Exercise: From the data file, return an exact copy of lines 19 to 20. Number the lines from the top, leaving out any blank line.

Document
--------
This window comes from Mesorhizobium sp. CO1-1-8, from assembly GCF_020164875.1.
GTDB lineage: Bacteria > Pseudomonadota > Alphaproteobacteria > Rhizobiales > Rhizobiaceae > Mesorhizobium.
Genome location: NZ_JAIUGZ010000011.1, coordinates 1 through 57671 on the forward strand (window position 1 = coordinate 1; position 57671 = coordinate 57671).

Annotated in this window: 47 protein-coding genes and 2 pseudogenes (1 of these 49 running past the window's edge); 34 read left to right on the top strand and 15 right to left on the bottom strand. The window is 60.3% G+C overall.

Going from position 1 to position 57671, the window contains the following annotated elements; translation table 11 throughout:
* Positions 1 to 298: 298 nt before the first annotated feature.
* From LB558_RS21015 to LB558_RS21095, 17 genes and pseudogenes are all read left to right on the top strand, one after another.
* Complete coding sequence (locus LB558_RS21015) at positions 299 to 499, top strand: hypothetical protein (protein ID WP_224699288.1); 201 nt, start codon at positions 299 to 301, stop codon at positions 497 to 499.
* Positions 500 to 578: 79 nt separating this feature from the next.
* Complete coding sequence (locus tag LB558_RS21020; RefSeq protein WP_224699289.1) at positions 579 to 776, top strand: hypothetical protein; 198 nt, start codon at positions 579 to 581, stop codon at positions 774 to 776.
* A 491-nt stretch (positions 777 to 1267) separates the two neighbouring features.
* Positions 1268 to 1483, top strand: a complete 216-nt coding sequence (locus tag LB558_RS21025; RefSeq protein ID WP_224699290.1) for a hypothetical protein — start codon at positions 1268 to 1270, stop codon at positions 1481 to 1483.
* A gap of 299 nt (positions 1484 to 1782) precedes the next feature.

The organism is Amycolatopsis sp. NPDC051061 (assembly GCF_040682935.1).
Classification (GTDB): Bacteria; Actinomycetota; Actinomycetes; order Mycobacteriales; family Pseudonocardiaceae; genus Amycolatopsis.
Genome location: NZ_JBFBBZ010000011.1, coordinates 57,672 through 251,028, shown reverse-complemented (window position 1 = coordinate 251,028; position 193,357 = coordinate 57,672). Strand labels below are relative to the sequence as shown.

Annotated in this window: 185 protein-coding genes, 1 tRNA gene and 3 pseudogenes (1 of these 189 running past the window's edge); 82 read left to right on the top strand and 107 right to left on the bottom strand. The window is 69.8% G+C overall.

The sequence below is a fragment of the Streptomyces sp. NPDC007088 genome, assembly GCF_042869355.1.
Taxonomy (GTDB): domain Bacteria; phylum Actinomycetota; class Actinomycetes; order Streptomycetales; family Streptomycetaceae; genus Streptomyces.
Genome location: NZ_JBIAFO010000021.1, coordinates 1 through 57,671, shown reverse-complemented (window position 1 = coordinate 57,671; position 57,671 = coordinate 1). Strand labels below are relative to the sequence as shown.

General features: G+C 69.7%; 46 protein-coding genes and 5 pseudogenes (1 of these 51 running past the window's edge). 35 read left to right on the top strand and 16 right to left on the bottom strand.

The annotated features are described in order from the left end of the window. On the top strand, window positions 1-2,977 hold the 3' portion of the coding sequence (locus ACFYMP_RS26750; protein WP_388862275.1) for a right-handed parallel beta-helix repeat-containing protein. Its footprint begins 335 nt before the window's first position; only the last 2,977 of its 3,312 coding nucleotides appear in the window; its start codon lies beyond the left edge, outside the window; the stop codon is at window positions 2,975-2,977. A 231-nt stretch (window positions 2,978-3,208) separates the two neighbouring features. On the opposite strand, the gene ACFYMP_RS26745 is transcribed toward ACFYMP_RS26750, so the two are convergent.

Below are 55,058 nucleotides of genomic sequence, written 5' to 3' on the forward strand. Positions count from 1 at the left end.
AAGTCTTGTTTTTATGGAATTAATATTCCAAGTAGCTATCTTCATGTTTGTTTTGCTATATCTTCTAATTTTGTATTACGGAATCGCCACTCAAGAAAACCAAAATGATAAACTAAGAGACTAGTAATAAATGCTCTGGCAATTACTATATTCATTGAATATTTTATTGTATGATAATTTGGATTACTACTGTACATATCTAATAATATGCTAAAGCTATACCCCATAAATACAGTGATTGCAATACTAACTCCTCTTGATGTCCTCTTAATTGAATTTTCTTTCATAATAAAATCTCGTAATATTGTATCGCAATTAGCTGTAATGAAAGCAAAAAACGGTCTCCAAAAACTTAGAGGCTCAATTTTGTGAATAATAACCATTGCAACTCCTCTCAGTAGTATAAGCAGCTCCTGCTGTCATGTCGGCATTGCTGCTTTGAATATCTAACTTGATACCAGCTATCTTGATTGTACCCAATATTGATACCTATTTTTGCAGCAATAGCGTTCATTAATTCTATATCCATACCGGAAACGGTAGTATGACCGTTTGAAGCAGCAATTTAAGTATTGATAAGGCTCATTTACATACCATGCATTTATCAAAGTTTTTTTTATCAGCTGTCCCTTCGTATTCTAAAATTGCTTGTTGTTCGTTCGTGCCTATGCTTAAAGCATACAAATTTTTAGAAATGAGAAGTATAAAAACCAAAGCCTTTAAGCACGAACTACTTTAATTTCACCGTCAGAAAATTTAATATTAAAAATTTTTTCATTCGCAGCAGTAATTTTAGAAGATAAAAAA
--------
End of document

Taxonomy (GTDB): domain Bacteria; phylum Actinomycetota; class Actinomycetes; order Streptomycetales; family Streptomycetaceae; genus Streptomyces.
Genome location: NZ_JBIAFO010000021.1, coordinates 1 through 57,671, shown reverse-complemented (window position 1 = coordinate 57,671; position 57,671 = coordinate 1). Strand labels below are relative to the sequence as shown.